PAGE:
After getting killed by the baddies in D2, you can restart with your basic character or exit the game. If you do this, when you restart the game, your body is in town and you can easily pick up your armor, weapons and magic items so you can resume the game. The problem with this option is that you have to use the “Way Port” to teleport to the nearest area you were before you were killed. You also will encounter repopulated monsters along the way. Now the game offers a second option. You can simply come back as a basic character and use a “Way Port” to get near to where you were killed and find your body and pick up your armor and stuff. The problem here is that the bad boys that killed you are still lurking about, ready to kill you again. Part of the solution here is that D2 offers a simple, helpful way to help your character out. In town, you have a large chest that will hold about half of what your back pack will hold. You can store armor, weapons and stuff incase you get killed and need to restock and you don’t have enough gold to buy a new set of armor and weapons. Your stash will allow you to store gold, like a bank. If you are buying items from one of the town’s Non Playing Characters (NPC’s), and if you run out of gold in your purse, you will automatically withdraw the gold from your stash. Cool!!! The only problem is that you cannot store enough weapons and stuff to completely outfit your character for battle. One trick I have figured out, is to get a good belt from your stash. Get back to where you were killed and run up to your body, touch it and you will automatically pick up as much stuff as you have space for in your backpack. Then run away and put your good stuff on and resume the game and kick some monster tail.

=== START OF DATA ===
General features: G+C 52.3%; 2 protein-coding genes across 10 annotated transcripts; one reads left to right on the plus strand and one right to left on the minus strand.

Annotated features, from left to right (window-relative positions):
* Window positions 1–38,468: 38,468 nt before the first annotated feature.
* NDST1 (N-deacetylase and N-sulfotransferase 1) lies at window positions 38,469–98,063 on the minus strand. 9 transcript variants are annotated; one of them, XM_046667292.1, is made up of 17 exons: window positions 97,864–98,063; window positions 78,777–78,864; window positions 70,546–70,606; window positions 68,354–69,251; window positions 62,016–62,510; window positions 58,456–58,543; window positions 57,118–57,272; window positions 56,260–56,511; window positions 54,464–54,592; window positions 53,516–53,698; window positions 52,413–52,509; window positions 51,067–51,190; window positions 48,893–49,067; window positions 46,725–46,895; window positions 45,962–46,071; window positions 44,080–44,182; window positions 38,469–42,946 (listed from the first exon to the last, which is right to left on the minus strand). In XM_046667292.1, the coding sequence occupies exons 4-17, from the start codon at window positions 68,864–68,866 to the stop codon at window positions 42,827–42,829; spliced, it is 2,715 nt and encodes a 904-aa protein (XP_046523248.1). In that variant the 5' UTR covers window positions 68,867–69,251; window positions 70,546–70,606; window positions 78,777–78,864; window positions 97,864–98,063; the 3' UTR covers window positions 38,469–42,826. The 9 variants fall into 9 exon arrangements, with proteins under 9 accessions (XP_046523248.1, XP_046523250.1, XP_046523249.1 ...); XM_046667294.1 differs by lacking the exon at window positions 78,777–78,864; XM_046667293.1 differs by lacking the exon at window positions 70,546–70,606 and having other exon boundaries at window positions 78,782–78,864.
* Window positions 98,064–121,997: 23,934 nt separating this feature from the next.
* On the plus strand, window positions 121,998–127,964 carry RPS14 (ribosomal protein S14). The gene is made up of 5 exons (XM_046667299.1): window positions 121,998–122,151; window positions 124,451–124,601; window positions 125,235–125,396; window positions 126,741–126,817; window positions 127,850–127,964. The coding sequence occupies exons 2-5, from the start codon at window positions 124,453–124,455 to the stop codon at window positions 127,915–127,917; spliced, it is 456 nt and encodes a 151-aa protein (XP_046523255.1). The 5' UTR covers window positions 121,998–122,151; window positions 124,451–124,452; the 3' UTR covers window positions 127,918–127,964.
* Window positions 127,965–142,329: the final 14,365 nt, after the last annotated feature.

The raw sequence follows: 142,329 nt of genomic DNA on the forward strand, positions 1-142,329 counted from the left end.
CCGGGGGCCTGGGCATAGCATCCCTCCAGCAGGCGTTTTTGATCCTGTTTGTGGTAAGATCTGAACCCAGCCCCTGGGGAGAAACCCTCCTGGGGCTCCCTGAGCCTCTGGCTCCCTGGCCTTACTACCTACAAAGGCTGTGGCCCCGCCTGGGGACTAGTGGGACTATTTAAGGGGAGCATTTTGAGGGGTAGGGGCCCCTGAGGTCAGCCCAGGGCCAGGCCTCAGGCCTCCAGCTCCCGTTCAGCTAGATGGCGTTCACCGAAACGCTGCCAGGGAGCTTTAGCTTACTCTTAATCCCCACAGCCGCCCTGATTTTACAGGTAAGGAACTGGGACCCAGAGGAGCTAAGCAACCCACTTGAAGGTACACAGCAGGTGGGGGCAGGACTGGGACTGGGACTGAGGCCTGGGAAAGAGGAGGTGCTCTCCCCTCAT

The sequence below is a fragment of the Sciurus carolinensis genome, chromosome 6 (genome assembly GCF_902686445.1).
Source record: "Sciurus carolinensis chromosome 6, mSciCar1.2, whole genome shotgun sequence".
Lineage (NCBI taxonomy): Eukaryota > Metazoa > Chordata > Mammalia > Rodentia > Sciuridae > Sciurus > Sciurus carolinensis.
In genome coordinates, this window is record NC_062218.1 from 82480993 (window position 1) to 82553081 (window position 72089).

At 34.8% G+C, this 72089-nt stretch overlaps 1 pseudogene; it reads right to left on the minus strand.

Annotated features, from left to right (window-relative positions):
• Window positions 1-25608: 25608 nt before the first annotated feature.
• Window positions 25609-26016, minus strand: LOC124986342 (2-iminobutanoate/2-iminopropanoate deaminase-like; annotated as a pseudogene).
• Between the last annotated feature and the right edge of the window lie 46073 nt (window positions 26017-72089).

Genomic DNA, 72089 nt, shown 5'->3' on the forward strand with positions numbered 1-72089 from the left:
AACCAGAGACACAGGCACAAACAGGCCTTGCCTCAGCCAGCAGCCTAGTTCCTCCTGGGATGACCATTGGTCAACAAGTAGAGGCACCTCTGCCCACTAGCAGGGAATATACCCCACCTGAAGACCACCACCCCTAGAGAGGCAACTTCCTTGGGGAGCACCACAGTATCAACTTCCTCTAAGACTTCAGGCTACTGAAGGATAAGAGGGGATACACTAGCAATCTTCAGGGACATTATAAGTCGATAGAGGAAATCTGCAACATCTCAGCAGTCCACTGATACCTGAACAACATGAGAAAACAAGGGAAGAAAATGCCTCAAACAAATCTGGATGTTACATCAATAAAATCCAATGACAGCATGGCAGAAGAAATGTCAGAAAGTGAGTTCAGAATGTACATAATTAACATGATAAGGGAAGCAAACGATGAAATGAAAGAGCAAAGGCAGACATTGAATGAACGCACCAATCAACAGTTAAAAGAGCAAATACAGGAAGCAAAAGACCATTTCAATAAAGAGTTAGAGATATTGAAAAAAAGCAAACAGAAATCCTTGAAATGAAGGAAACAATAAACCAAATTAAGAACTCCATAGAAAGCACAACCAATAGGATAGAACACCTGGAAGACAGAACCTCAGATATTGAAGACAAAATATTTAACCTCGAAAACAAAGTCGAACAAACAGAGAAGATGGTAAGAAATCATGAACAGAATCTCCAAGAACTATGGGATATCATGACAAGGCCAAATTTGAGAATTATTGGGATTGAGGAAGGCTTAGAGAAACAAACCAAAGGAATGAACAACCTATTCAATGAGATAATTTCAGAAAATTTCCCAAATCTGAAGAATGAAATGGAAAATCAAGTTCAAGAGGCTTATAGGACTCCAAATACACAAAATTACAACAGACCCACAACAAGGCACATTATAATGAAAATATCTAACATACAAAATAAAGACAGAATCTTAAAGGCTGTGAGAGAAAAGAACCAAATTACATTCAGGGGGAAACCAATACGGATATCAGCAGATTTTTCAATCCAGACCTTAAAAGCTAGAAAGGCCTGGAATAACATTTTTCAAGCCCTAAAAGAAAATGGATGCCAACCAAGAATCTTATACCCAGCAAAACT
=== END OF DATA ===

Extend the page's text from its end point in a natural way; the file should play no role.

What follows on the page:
The main point I am making here is that you have to pay a bit more attention to the game to make sure you don’t die in combat. I have found out that “Discretion” is the better part of Valor. He who runs and hides away, lives to fight another day. This is one tactic to winning the game. If you see that you are about to die, or getting close and have run out of health potions, RUN AWAY, use a teleport scroll or Way Point to get back to town and buy some more potions and get healed. Come back and defeat your foes. Simple, but effective.
One of the big differences between D2 and D1 is that Blizzard enlarged the character size on screen. You don’t see as big an area as in D1, but the detail of your character and the surrounding area are extremely well detailed. The game supports graphic accelerator cards such as 3DFX cards for better detail and realism. The graphics from most games today are pretty good and this game is no exception. One nice thing about D2 is the details of the game. When you find better armor during the course of the game, you see your character in that armor. The better class of the armor, the better equipped your character looks on screen. Even the weapons you use will take on their real characteristics visually on screen. If you are using two swords of different sizes, you can see the difference on screen. A nice touch!